The 2009 cyberattack by the U.S. and Israel that crippled Iran’s nuclear program by sabotaging industrial equipment constituted “an act of force” and was likely illegal under international law, according to a manual commissioned by NATO’s cyberwarfare center in Estonia.
“Acts that kill or injure persons or destroy or damage objects are unambiguously uses of force,” according to “The Tallinn Manual on the International Law Applicable to Cyber Warfare.”
Michael D. Schmitt, the manual’s lead author, told The Washington Times that “according to the U.N. charter, the use of force is prohibited, except in self-defense.”
Under the charter, states may use force in self-defense — and that, some argue, includes “anticipatory self-defense” against an incipient or imminent attack.
The international group of researchers who wrote the manual were unanimous that Stuxnet — the self-replicating cyberweapon that destroyed Iranian centrifuges that were enriching uranium — was an act of force, said Mr. Schmitt, professor of international law at the U.S. Naval War College in Newport, R.I.
But they were divided on whether its effects were severe enough to constitute an “armed attack,” he said.
Under the U.N. charter, an armed attack by one state against another triggers international hostilities, entitling the attacked state to use force in self-defense, and marks the start of a conflict to which the laws of war, such as the Geneva Conventions, apply.
Neither Israel nor the United States has publicly acknowledged being behind Stuxnet, but anonymous U.S. national security officials have told news outlets that the two countries worked together to launch the attack, which set the Iranian nuclear program back as much as two years, according to some estimates.
A group of 20 researchers wrote the manual at the invitation of NATO’s Cooperative Cyber Defense Center of Excellence in Tallinn, Estonia.
It is not a statement of official policy by NATO or any of its member governments, but it reflects a consensus view of a large group of legal scholars and practitioners, including several senior military lawyers from NATO countries who took part in producing the manual.
The authors, advised by a group of technical analysts in cybersecurity, took three years to write the 300-page manual, which was published earlier this month in London, Mr. Schmitt said.
“We wrote it as an aid to legal advisers to governments and militaries almost a textbook,” he said, noting that many of the authors are or have been legal advisers.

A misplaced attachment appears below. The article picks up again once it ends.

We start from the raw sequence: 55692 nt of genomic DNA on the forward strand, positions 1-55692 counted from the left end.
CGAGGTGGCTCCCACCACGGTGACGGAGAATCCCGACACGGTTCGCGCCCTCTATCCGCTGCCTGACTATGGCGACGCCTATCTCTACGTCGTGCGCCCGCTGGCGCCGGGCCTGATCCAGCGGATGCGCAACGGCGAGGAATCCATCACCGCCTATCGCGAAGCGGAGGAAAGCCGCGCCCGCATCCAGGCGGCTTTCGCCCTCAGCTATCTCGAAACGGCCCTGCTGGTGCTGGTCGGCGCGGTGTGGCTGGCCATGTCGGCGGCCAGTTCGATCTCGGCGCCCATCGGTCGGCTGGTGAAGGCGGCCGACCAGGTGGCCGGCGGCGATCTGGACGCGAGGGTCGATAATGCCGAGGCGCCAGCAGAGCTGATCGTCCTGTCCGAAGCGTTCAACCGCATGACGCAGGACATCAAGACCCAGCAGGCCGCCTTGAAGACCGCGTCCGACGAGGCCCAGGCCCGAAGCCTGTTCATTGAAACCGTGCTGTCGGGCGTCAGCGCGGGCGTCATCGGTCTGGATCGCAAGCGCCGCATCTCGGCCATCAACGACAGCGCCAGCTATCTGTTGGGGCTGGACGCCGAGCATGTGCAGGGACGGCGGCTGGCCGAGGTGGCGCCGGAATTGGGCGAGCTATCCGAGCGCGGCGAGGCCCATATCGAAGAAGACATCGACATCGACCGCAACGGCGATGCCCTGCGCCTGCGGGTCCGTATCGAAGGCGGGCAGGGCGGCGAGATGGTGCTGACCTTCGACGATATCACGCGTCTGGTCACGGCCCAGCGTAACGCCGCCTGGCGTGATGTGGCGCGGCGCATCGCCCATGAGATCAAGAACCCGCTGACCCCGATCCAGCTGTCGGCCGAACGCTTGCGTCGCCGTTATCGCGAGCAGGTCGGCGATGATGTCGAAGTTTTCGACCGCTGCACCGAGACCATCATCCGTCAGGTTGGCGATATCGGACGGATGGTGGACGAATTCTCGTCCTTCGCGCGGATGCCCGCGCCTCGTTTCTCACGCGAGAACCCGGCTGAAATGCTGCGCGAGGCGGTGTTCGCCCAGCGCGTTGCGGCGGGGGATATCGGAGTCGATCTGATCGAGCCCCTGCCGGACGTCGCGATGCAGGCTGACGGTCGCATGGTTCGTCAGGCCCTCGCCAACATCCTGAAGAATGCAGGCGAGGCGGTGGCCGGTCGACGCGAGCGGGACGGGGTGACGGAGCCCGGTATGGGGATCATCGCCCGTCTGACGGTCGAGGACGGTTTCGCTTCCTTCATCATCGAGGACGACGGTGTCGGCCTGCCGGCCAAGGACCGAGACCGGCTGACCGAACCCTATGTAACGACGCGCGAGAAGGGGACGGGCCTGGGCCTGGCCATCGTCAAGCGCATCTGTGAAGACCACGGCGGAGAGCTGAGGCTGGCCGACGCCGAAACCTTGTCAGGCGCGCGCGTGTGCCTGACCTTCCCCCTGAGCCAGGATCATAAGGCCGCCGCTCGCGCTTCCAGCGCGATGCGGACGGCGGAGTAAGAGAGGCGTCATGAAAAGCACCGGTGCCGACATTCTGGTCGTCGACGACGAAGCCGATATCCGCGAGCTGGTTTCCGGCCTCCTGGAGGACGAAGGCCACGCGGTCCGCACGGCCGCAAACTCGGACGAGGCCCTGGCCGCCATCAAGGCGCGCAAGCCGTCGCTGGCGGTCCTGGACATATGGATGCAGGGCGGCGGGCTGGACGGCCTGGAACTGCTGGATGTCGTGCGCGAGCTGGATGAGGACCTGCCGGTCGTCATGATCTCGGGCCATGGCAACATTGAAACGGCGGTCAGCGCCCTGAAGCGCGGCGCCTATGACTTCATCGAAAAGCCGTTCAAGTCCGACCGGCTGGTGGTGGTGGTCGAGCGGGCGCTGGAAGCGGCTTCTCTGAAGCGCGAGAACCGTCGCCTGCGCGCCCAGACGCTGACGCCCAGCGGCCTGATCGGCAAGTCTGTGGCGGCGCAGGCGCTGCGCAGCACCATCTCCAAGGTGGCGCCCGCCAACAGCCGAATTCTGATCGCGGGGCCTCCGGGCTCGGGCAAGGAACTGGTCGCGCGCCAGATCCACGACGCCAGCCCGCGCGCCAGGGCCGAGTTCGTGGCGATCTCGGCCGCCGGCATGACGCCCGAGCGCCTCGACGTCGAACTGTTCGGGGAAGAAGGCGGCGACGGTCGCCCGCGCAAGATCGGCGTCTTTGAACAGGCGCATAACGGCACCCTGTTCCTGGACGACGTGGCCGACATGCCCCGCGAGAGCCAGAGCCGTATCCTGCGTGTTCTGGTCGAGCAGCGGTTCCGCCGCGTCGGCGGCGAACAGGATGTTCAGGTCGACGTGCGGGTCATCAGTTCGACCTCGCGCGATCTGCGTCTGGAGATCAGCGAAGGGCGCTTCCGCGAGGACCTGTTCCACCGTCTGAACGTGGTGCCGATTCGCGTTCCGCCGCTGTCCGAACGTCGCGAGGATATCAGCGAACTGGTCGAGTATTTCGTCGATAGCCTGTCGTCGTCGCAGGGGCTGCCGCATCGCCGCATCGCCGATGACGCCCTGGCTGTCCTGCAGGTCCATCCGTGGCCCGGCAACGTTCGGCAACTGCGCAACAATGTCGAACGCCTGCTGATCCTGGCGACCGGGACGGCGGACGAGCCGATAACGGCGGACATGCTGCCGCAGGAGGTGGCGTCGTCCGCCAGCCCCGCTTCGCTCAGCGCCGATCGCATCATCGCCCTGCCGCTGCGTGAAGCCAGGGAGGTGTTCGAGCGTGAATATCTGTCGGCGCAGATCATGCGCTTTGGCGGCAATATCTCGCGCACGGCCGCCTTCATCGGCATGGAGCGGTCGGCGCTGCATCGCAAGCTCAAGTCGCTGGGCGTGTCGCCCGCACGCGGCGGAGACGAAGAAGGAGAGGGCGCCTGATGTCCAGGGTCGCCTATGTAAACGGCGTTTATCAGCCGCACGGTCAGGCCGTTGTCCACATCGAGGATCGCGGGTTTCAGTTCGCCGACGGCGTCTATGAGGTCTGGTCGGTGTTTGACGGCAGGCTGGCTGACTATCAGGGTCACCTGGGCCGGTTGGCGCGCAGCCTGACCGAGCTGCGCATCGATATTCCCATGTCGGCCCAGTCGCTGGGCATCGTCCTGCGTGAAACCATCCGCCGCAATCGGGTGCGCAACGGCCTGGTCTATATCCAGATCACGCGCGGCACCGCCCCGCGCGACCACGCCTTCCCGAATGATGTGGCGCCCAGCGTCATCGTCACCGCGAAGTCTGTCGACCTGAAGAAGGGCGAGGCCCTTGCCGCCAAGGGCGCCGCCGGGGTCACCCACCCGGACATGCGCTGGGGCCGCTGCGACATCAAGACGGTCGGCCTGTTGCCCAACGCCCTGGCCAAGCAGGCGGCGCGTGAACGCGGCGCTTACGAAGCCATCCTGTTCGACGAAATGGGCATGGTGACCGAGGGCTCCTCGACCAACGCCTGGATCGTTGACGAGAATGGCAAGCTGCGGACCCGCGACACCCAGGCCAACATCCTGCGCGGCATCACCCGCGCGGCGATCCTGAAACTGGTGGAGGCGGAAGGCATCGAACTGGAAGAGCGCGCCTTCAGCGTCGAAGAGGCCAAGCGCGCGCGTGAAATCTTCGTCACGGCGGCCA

He said the manual also was intended to be a starting point for discussions about the law.
NATO, the International Committee of the Red Cross and U.S. Cyber Command had sent personnel to observe the writing process, Mr. Schmitt said.
“States make law, not scholars,” he said. “We wanted to create a product that would be useful to states to help them decide what their position is” in regard to the manual’s interpretation of the law.
“We were not making recommendations, we did not define best practice we did not want to get into policy,” he said.
Instead, the authors had tried to write the definitive account of “how does existing law apply in cyberspace,” he said.
The threshold questions of what constitutes an act of force and what triggers international hostilities are far from merely hypothetical questions, Mr. Schmitt said.
In August 2008, Georgia and Russia went to war in the disputed border province of South Ossetia. The shooting war was accompanied by cyberattacks that knocked offline many Georgian news sites and much of the country’s government, including the foreign ministry.
Mr. Schmitt said that if a cyberattack occurs before the shooting starts, “It’s a crime.” If it occurs after the shooting begins, then the hackers behind the cyberattack effectively have joined the hostilities as combatants and can be targeted with lethal force, he said.
Some researchers in cybersecurity and international law believe that judgment, like many others in the manual, is contentious.
“That’s is why you don’t let lawyers go off on their own,” said James A. Lewis, a scholar at the Center for Strategic and International Studies.
Mr. Lewis said there has not yet been enough conflict in cyberspace to allow states to develop the norms and rules needed to interpret international law. The manual’s authors “are writing way ahead of practice,” he said.
“A cyberattack is generally not going to be an act of force,” Mr. Lewis said. “That is why Estonia did not trigger Article 5 in 2007.”
Article 5 of the NATO treaty obliges member states to come to the aid of a fellow member state that has been attacked.
In 2007, Estonia was locked in a civil and political conflict with its ethnic Russian population and with Russia over the removal of a war memorial to the Russian soldiers killed fighting Nazism in World War II. The country was beset by massive cyberattacks that crippled computer networks belonging to the government, news organizations and banks.
The attacks were traced to hackers in Russia, and most Western observers believe they were encouraged or even orchestrated by the Kremlin.
But the murky circumstances of the attacks against Georgia and Estonia illustrate an important truth that severely complicates international law when it comes to cyber, Mr. Schmitt said.
“The facts of a cyberincident are generally not well known, difficult to ascertain in detail and unclear even years in retrospect,” he said.
A central issue for international law, such as who carried out an attack, for instance, is generally regarded as extremely difficult to ascertain — the so-called attribution problem.
Mr. Schmitt opined that, for “a [nation] state with highly advanced technical capabilities, attribution is not as hard as the public believes.”
“The standards of proof on the battlefield are lower than they are in court,” he noted.
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